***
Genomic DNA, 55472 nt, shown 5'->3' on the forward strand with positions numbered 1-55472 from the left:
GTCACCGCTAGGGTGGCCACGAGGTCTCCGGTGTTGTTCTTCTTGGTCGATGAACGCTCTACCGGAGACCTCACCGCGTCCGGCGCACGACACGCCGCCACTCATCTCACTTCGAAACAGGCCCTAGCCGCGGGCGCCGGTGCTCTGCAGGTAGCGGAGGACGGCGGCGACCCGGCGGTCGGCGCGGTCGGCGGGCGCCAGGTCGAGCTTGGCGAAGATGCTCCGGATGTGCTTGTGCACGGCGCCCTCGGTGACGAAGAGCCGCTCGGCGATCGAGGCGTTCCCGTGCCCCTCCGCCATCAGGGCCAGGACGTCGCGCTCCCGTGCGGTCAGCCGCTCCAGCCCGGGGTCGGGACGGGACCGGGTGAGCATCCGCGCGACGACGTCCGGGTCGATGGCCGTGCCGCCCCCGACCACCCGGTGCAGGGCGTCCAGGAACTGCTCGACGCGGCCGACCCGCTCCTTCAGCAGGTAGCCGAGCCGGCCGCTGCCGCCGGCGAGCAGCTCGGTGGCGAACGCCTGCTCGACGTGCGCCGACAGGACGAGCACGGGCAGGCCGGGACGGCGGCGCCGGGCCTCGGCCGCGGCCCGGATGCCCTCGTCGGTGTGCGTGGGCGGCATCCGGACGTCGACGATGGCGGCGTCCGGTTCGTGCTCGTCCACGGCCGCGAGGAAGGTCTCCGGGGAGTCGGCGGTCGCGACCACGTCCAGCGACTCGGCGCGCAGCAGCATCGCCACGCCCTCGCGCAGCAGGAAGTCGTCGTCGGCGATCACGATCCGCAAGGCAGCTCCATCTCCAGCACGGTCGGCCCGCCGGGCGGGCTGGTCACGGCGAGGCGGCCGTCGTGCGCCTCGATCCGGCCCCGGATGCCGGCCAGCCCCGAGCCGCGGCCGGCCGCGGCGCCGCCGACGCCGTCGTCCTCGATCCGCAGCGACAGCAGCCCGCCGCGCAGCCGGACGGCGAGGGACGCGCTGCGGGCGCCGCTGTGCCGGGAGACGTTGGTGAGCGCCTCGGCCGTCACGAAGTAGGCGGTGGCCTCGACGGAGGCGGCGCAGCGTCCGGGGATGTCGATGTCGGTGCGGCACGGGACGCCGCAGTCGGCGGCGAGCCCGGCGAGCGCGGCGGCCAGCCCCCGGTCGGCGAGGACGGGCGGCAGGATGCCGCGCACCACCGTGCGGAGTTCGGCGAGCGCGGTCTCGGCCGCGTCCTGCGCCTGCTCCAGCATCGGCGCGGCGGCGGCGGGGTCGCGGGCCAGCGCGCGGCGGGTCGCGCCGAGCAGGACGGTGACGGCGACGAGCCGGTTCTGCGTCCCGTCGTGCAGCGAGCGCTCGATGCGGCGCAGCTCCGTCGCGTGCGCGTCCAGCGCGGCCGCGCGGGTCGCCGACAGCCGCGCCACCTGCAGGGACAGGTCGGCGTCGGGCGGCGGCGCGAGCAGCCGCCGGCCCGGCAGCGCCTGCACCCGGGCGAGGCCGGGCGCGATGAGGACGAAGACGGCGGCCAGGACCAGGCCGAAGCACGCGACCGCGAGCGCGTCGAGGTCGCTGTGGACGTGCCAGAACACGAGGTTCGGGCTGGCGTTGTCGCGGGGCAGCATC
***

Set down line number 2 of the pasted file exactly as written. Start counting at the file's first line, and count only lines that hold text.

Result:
GTCACCGCTAGGGTGGCCACGAGGTCTCCGGTGTTGTTCTTCTTGGTCGATGAACGCTCTACCGGAGACCTCACCGCGTCCGGCGCACGACACGCCGCCACTCATCTCACTTCGAAACAGGCCCTAGCCGCGGGCGCCGGTGCTCTGCAGGTAGCGGAGGACGGCGGCGACCCGGCGGTCGGCGCGGTCGGCGGGCGCCAGGTCGAGCTTGGCGAAGATGCTCCGGATGTGCTTGTGCACGGCGCCCTCGGTGACGAAGAGCCGCTCGGCGATCGAGGCGTTCCCGTGCCCCTCCGCCATCAGGGCCAGGACGTCGCGCTCCCGTGCGGTCAGCCGCTCCAGCCCGGGGTCGGGACGGGACCGGGTGAGCATCCGCGCGACGACGTCCGGGTCGATGGCCGTGCCGCCCCCGACCACCCGGTGCAGGGCGTCCAGGAACTGCTCGACGCGGCCGACCCGCTCCTTCAGCAGGTAGCCGAGCCGGCCGCTGCCGCCGGCGAGCAGCTCGGTGGCGAACGCCTGCTCGACGTGCGCCGACAGGACGAGCACGGGCAGGCCGGGACGGCGGCGCCGGGCCTCGGCCGCGGCCCGGATGCCCTCGTCGGTGTGCGTGGGCGGCATCCGGACGTCGACGATGGCGGCGTCCGGTTCGTGCTCGTCCACGGCCGCGAGGAAGGTCTCCGGGGAGTCGGCGGTCGCGACCACGTCCAGCGACTCGGCGCGCAGCAGCATCGCCACGCCCTCGCGCAGCAGGAAGTCGTCGTCGGCGATCACGATCCGCAAGGCAGCTCCATCTCCAGCACGGTCGGCCCGCCGGGCGGGCTGGTCACGGCGAGGCGGCCGTCGTGCGCCTCGATCCGGCCCCGGATGCCGGCCAGCCCCGAGCCGCGGCCGGCCGCGGCGCCGCCGACGCCGTCGTCCTCGATCCGCAGCGACAGCAGCCCGCCGCGCAGCCGGACGGCGAGGGACGCGCTGCGGGCGCCGCTGTGCCGGGAGACGTTGGTGAGCGCCTCGGCCGTCACGAAGTAGGCGGTGGCCTCGACGGAGGCGGCGCAGCGTCCGGGGATGTCGATGTCGGTGCGGCACGGGACGCCGCAGTCGGCGGCGAGCCCGGCGAGCGCGGCGGCCAGCCCCCGGTCGGCGAGGACGGGCGGCAGGATGCCGCGCACCACCGTGCGGAGTTCGGCGAGCGCGGTCTCGGCCGCGTCCTGCGCCTGCTCCAGCATCGGCGCGGCGGCGGCGGGGTCGCGGGCCAGCGCGCGGCGGGTCGCGCCGAGCAGGACGGTGACGGCGACGAGCCGGTTCTGCGTCCCGTCGTGCAGCGAGCGCTCGATGCGGCGCAGCTCCGTCGCGTGCGCGTCCAGCGCGGCCGCGCGGGTCGCCGACAGCCGCGCCACCTGCAGGGACAGGTCGGCGTCGGGCGGCGGCGCGAGCAGCCGCCGGCCCGGCAGCGCCTGCACCCGGGCGAGGCCGGGCGCGATGAGGACGAAGACGGCGGCCAGGACCAGGCCGAAGCACGCGACCGCGAGCGCGTCGAGGTCGCTGTGGACGTGCCAGAACACGAGGTTCGGGCTGGCGTTGTCGCGGGGCAGCATC